201605 May/June 2016

Boubeker Belabbas’ Compass Points

COMPASS POINTS

Engineering specialties

Performance analysis of different GNSS configurations (multi-frequency multi-constellation) with and without augmentation. Integration of receiver subsystems starting with antenna design, receiver processing, interference and multipath mitigation algorithms, PVT including integrity monitoring, and hybridization using MEMS-based inertial sensors.

GNSS Event that most signified to you that GNSS had "arrived"

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By Inside GNSS
May 19, 2016

Re-Baseline This!

So, if everything had gone as planned, we would have a new ground control segment (OCX) operating a new generation of satellites (GPS III) as they launch into an expanded constellation in support of modernized military GPS user equipment (MGUE).

But then the best-laid plans. . . .

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By Inside GNSS

The “Brussels View” from Prague

Carlo des Dorides, GSA Executive Director

Last October, the European GNSS Agency (GSA) Administrative Board reelected Carlo des Dorides as executive director of the GSA, giving him a second — and final — four-year term in charge of this key agency responsible for supporting the effective operation, maintenance, and security of Europe’s satellite navigation systems. We met with him recently at the GSA office in Prague to learn how he plans to see out his mandate.

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By Peter Gutierrez

Military GPS Receiver Advances Could Help Trim Satellite Costs

Advanced military receivers using the sort of modern multi-channel, multi-constellation capabilities already available commercially, could enable the Air Force to focus its anti-jam efforts on the ground, simplifying future GPS satellites and lowering their cost. Moreover, experts told Inside GNSS, the cutting-edge receivers could be deployed years before the anti-jam capability planned for the new GPS III satellites would be fully available.

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By Dee Ann Divis

Inter-Signal Correction Sensitivity Analysis

Symbols and Acronyms

Modernized GPS satellites give civil users the ability to achieve dual L1/L2 PY accuracy using dual L1CA/L2C ionosphere-free measurements and, with IIF satellites, dual L1/L5 signals. Because broadcast GPS ephemeris data is based on an ionosphere-free pseudorange calculated from dual L1PY/L2PY measurements and the civil signals are not all perfectly aligned to it, new broadcast parameters and a new modernized dual-frequency algorithm are needed in order to align new signals with the dual L1/L2 PY signal.

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By Inside GNSS

Listening for RF Noise

GNSS signals are vulnerable to interference due to being extremely weak when received on Earth’s surface. Therefore, even a low-power interference signal can easily disrupt the operation of commercial GNSS receivers within a range of several kilometers.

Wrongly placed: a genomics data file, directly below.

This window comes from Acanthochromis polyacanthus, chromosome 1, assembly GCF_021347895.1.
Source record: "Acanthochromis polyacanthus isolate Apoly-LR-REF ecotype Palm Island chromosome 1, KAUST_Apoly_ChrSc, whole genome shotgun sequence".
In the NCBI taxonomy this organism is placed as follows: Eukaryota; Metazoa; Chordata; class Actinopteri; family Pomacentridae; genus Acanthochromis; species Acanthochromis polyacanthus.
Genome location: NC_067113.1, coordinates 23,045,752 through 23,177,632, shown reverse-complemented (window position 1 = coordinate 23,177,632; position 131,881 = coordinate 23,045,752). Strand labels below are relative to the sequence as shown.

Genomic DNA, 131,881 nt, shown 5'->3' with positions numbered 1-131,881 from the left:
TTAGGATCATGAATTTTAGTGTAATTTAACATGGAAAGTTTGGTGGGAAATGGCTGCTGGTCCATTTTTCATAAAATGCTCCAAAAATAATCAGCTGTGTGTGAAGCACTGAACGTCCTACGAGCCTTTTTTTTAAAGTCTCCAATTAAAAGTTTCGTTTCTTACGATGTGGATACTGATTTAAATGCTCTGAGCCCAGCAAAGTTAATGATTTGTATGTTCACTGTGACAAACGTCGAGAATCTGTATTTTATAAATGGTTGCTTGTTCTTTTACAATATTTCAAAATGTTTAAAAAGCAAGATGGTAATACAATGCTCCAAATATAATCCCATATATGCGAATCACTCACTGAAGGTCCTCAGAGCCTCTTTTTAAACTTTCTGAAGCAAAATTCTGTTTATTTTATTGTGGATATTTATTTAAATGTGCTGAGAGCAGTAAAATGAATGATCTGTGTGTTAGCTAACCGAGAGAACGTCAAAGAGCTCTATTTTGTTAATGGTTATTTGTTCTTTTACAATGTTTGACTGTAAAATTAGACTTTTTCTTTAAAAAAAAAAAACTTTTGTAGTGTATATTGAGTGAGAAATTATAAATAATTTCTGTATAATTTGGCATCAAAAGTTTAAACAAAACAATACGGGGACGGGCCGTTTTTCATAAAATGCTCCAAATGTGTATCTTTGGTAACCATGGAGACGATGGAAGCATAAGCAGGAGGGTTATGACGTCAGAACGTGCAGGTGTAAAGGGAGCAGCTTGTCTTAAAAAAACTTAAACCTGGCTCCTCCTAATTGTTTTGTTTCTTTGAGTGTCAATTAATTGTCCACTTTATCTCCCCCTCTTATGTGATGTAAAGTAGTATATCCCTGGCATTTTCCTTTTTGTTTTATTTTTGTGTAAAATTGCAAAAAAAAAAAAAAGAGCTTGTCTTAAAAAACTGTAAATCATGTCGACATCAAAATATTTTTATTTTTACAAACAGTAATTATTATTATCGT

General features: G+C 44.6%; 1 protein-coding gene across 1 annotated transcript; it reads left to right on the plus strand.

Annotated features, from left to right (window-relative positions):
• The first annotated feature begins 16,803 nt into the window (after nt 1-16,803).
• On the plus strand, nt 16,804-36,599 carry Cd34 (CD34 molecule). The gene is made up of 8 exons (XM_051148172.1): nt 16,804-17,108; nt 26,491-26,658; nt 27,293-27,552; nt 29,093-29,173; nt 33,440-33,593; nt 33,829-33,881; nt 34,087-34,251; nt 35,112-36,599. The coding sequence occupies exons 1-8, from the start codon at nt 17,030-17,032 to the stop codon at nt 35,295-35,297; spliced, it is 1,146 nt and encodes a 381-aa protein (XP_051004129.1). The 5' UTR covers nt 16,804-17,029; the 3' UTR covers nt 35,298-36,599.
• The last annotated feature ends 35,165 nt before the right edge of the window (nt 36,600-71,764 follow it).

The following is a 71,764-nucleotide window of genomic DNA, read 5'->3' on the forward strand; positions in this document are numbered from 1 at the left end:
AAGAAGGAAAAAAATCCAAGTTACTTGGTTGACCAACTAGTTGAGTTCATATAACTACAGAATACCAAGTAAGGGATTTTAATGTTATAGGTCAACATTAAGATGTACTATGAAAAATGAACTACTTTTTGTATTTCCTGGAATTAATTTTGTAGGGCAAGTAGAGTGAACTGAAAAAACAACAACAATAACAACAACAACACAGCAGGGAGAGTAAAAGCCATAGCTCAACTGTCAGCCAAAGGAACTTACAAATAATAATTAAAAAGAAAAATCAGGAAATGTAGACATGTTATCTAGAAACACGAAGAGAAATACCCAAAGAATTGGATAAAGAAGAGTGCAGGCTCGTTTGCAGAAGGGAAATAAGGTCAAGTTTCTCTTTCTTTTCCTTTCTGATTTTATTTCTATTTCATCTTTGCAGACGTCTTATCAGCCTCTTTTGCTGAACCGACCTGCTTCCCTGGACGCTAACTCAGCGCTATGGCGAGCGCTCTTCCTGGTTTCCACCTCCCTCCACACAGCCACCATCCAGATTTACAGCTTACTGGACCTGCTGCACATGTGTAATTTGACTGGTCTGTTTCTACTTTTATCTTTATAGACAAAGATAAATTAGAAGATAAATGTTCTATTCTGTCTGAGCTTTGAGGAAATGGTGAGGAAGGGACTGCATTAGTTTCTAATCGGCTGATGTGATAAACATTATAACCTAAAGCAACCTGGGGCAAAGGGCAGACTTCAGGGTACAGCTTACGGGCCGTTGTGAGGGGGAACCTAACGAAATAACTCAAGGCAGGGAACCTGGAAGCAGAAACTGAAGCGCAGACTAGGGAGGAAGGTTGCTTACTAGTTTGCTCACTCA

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By Inside GNSS

GNSS Evolutions for Maritime

Trends for marine accidents show rising numbers and costs that are mainly associated with collisions and groundings. Research indicates that about 60 percent of these accidents are caused by human error. The majority of them could have been avoided by providing suitable input to the navigation decision-making process, according to a 2008 report by the International Maritime Organization (IMO) Marine Safety Committee. (See IMO 2008 in Additional Resources section near the end of this article.).

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By Günter W. Hein

Senate Kills GPS OCX Funding Due to Cost Overruns — Now $5.3 Billion and Rising

The Senate Armed Services Committee zeroed out the Pentagon’s $393 funding request for the new GPS ground control system during its May 11 markup, asserting that the program’s cost overruns — with a total cost that may reach $5.3 billion, up from an original $1.5 billion — had breached the Nunn-McCurdy Act.

Under the act, such a breach could result in termination of the Next Generation Operational Control System or OCX unless the Secretary of Defense goes through an in-depth review of the program and personally certifies its critical importance.

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By Inside GNSS
May 6, 2016

SMC Announces Feasibility Assessment Contracts for Next Round of GPS III Satellite Competition

The USAF Space and Missile Systems Center (SMC) announced today (May 5, 2016) the award of three contracts to support companies in preparing for the competition to build additional GPS Block III space vehicles (SVs).

The SMC’s GPS Directorate at Los Angeles Air Force Base, California, will award one GPS III Phase 1 Production Readiness Feasibility Assessment contract to each of the following companies: Boeing Network and Space Systems, Lockheed Martin Space Systems Company, and Northrop Grumman Aerospace Systems.

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By Inside GNSS